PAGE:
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As the bring your own device (BYOD) to work trend grows among employees, experts are advising that businesses must have policies and procedures in place or risk data loss.

Despite the benefits BYOD offers businesses and employees, which include lower costs and employee satisfaction, a number of hazards need to be addressed, says Protiviti’s IT consultant Ewen Ferguson.

“A key issue is the raft of devices available with their own operating systems. When a device connects to your network you don’t know what it will be or how it will behave,” Ferguson said.

Ferguson warns if employees are downloading potentially unsafe applications to their own devices, your company’s data is at risk – whether it be client and personal contact information to email lists and directories.

“If information is lost or stolen, even with a minor data breach, it can cost your business literally hundreds of thousands of dollars to fix. Not to mention the potential reputation damage as the media is quick to pick up on this type of story,” he added.

Businesses that plan to continue down the BYOD path must enforce and monitor clear policies that impact all employees within the workplace.

“Make it clear and easy for employees to know when, why and how they can access data to ensure everyone is on the same page about BYOD usage boundaries,” Ferguson advised.

Setting up devices with geo-location technology that feature password protection as well as working to separate personal and corporate data are other strategies that will help lower the risk of data loss.

Ferguson also has the following tips to mitigate the risks of data loss for businesses that support and encourage BYOD in their workforce:

1) Assess: The risks to your organisation and consider what you are trying to protect against, as well as how your employees might use their own devices.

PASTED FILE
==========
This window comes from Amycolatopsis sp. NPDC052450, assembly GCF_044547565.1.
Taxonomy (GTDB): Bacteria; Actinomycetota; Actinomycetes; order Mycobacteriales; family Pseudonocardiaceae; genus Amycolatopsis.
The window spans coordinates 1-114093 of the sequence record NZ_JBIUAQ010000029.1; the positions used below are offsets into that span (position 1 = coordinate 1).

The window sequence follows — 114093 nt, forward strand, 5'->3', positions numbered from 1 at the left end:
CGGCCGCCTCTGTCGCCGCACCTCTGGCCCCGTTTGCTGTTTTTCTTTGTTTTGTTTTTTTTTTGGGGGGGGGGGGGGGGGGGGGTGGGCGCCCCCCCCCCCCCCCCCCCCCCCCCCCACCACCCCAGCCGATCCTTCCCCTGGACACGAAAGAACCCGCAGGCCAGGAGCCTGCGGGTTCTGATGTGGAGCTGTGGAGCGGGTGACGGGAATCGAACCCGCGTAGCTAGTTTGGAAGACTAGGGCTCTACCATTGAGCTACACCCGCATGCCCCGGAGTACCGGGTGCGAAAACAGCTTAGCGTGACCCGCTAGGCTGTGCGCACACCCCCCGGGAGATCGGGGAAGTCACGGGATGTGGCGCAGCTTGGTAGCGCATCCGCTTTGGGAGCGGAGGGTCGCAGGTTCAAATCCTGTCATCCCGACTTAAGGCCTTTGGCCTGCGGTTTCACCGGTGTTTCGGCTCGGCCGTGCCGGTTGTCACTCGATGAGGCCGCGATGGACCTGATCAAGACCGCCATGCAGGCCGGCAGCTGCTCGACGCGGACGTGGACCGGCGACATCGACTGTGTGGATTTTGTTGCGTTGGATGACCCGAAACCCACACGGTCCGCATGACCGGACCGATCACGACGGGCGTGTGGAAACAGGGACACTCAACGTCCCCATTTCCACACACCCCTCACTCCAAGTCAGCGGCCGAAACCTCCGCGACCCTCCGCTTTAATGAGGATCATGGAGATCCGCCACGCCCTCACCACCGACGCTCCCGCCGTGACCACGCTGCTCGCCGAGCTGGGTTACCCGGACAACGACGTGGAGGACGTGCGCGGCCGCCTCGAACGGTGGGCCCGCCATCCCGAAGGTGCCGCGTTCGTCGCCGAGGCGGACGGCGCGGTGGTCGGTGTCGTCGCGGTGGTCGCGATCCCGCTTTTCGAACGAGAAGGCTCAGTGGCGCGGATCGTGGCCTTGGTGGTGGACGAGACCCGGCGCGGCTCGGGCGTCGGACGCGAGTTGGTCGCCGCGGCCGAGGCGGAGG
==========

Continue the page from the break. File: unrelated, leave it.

2) Introduce rules and regulations: Introduce and enforce a simple and understandable BYOD policy. For example, are specific devices permitted? Who will own and pay for the devices and plans? What apps are allowed and banned? What kind of IT support and resources are provided to broken devices? Will you loan employees a replacement device while their device is being serviced?

3) Responsibility: Clearly establish who owns what apps and data. For example, if you wipe a lost or stolen phone, will your organisation replace personal music, apps or pictures (paid by the employee) if these items are erased?

4) Security: Ensure that each device is protected with a strong, lengthy alphanumeric password (not a simple 4-digit numerical PIN) and set-up each device to wipe out after ten incorrect password attempts.

5) Smart technology: Consider adopting technology such as mobile device management, which can segregate personal and corporate data and provide stronger controls over the corporate data. However, with all technology solutions ensure that the cost does not outweigh the benefits that the solution brings.

6) Employee departure policy: Establish an employee exit procedure. Consider the steps for when employees with devices on your BYOD platform leave the company.  For example, how will you enforce the wiping-out of access tokens, e-mail access, data and other proprietary applications and information?  How will you protect personal information prior to this wipeout?